Patients whose healthcare providers adopt a collaborative communication style are more likely to take their high blood pressure medication correctly, according to a recent study. Research published in the American Heart Association's (AHA) journal Circulation: Quality and Outcomes suggests patients are three times more likely to take high blood pressure medication correctly when treated by providers using a collaborative communication style.
This style of communication includes asking open-ended questions and checking patients properly understand the instructions they are given. A further finding of the report was that patients are six times less likely to take medicine correctly when providers do not make inquiries about social issues, such as relationships with partners, state of employment, and housing.
More than 75 million adults in the US have high blood pressure, according to figures from the Centers for Disease Control and Prevention (CDC). However, barely half (54 percent) of these individuals have the condition under control. In 2013, high blood pressure was the primary cause of more than 360,000 American deaths. Medication is often used by physicians to treat and control high blood pressure and commonly prescribed medicines include thiazide diuretics, beta blockers, calcium channel blockers and ACE inhibitors.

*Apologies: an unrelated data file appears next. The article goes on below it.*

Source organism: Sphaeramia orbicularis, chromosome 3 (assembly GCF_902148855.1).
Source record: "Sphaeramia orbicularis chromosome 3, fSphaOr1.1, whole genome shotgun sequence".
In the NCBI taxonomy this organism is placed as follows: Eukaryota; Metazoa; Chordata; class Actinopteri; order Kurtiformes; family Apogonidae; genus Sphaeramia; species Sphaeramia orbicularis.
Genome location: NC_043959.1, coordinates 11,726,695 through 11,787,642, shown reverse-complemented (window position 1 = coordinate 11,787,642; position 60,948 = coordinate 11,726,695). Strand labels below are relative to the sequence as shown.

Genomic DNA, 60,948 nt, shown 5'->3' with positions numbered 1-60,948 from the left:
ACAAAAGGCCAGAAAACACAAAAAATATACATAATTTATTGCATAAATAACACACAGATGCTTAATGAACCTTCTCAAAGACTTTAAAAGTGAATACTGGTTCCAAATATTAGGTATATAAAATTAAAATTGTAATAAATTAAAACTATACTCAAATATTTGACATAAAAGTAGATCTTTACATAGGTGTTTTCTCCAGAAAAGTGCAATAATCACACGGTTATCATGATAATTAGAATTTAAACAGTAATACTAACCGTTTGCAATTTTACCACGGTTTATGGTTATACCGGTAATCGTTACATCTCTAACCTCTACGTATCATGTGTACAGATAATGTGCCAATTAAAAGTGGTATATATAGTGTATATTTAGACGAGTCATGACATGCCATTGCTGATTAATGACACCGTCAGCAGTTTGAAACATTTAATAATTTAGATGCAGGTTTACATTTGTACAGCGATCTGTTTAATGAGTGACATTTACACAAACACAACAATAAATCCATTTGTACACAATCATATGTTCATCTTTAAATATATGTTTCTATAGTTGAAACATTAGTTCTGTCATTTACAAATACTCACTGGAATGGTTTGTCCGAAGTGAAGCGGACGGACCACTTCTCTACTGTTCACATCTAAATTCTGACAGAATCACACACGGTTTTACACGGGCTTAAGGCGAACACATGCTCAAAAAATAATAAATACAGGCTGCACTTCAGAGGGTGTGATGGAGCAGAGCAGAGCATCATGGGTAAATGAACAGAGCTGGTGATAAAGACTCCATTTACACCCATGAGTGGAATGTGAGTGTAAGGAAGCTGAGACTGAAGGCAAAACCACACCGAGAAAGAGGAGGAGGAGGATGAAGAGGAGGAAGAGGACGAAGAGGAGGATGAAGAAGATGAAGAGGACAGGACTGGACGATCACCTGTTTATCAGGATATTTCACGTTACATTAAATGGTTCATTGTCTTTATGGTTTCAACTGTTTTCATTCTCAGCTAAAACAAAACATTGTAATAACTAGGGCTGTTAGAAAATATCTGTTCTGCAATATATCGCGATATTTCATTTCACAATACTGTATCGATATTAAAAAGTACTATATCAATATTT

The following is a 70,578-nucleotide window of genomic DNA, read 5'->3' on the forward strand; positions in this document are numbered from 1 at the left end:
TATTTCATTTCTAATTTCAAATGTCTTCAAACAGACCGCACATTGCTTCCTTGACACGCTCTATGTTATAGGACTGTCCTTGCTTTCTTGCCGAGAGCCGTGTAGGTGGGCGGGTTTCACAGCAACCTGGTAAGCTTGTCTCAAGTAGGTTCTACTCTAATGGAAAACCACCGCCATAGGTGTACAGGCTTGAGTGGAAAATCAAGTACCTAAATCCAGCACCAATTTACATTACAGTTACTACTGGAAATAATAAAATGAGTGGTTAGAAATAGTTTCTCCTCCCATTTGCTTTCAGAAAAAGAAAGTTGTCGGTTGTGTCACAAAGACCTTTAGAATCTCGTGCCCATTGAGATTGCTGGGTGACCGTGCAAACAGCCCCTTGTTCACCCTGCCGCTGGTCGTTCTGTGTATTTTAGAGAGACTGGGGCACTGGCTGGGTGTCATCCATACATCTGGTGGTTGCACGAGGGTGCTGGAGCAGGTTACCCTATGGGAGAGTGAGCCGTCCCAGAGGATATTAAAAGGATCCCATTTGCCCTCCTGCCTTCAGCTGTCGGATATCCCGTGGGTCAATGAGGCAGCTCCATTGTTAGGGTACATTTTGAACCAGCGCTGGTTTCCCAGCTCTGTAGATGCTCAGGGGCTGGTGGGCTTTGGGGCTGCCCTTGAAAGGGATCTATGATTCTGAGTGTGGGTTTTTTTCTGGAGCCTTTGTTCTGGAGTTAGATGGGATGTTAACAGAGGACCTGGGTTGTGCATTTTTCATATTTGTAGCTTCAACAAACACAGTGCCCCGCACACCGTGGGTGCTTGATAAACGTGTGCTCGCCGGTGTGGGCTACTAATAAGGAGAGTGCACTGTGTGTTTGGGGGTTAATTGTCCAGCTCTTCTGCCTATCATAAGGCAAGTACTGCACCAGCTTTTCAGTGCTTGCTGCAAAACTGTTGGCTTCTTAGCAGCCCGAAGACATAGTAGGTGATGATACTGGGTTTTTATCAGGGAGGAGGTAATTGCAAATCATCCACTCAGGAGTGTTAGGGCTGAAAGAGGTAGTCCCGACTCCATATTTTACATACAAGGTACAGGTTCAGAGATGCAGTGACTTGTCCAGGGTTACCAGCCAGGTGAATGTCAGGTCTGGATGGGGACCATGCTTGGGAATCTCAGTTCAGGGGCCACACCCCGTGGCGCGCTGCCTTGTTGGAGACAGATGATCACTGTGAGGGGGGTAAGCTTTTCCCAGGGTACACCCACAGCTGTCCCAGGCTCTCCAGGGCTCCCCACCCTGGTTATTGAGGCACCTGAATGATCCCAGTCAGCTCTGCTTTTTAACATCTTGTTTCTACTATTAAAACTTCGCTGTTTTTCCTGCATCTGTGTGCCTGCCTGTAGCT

Researchers conducting the study recorded interactions in three practices in New York City. They also monitored how the medication was taken using an electronic monitoring device, which recorded the time and date whenever a pill bottle was opened.
Antoinette Schoenthaler, the lead author of the study and associate professor of medicine at NYU School of medicine in New York City, asserted: "Healthcare providers should talk to patients about the things that get in the way of taking their medication, such as relationship status, employment, and housing. Unemployment, for example, affects whether patients can afford medication, which is a primary risk factor for non-adherence."
When patients are asked about their "life challenges" by healthcare providers, it indicates a higher level of genuine care and improves the confidence and motivation of patients to work on managing their own health issues, Schoenthaler added.
In August 2017, another study, published in the AHA's journal Hypertension suggested only 40 percent of young adults with high blood pressure in 2013-14 had their condition under control. It also found awareness, treatment, and control were particularly lacking among young men.